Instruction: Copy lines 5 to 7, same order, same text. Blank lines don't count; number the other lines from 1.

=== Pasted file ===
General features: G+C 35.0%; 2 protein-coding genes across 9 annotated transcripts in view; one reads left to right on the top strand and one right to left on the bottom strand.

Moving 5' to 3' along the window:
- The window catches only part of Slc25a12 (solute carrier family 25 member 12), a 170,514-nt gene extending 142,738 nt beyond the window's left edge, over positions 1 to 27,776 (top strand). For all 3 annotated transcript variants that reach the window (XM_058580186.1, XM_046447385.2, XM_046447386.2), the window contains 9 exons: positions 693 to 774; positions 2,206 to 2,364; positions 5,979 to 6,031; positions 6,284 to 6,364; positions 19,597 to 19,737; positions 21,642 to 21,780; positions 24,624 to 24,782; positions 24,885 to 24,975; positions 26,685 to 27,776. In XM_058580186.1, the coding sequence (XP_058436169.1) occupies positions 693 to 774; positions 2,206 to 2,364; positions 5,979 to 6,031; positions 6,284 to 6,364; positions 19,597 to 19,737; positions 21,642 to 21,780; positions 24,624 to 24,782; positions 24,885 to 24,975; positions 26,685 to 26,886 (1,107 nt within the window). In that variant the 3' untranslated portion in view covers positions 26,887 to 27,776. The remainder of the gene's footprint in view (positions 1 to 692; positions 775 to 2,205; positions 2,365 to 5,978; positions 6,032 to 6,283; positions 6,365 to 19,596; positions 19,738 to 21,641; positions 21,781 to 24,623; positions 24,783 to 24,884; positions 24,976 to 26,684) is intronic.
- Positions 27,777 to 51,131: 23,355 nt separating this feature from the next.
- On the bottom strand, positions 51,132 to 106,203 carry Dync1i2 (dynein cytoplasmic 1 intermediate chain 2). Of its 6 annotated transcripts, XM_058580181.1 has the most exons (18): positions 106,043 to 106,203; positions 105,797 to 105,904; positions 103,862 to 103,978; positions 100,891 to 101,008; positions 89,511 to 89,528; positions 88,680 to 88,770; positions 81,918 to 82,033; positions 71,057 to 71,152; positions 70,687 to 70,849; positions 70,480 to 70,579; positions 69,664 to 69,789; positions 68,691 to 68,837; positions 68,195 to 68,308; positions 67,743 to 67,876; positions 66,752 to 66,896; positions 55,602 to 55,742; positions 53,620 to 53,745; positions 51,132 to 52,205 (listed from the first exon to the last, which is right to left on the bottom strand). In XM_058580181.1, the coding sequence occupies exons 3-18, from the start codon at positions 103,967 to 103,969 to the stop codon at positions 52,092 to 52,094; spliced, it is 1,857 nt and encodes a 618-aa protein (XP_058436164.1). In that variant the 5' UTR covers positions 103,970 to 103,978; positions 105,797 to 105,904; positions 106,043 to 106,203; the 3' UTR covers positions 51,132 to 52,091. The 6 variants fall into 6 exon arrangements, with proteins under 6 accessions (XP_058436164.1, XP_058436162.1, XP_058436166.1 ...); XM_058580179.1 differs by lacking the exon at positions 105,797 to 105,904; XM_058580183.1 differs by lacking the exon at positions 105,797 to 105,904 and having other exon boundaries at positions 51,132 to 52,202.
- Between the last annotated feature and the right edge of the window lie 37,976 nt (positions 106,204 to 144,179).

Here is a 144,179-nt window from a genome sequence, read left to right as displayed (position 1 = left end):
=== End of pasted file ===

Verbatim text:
- On the bottom strand, positions 51,132 to 106,203 carry Dync1i2 (dynein cytoplasmic 1 intermediate chain 2). Of its 6 annotated transcripts, XM_058580181.1 has the most exons (18): positions 106,043 to 106,203; positions 105,797 to 105,904; positions 103,862 to 103,978; positions 100,891 to 101,008; positions 89,511 to 89,528; positions 88,680 to 88,770; positions 81,918 to 82,033; positions 71,057 to 71,152; positions 70,687 to 70,849; positions 70,480 to 70,579; positions 69,664 to 69,789; positions 68,691 to 68,837; positions 68,195 to 68,308; positions 67,743 to 67,876; positions 66,752 to 66,896; positions 55,602 to 55,742; positions 53,620 to 53,745; positions 51,132 to 52,205 (listed from the first exon to the last, which is right to left on the bottom strand). In XM_058580181.1, the coding sequence occupies exons 3-18, from the start codon at positions 103,967 to 103,969 to the stop codon at positions 52,092 to 52,094; spliced, it is 1,857 nt and encodes a 618-aa protein (XP_058436164.1). In that variant the 5' UTR covers positions 103,970 to 103,978; positions 105,797 to 105,904; positions 106,043 to 106,203; the 3' UTR covers positions 51,132 to 52,091. The 6 variants fall into 6 exon arrangements, with proteins under 6 accessions (XP_058436164.1, XP_058436162.1, XP_058436166.1 ...); XM_058580179.1 differs by lacking the exon at positions 105,797 to 105,904; XM_058580183.1 differs by lacking the exon at positions 105,797 to 105,904 and having other exon boundaries at positions 51,132 to 52,202.
- Between the last annotated feature and the right edge of the window lie 37,976 nt (positions 106,204 to 144,179).

Here is a 144,179-nt window from a genome sequence, read left to right as displayed (position 1 = left end):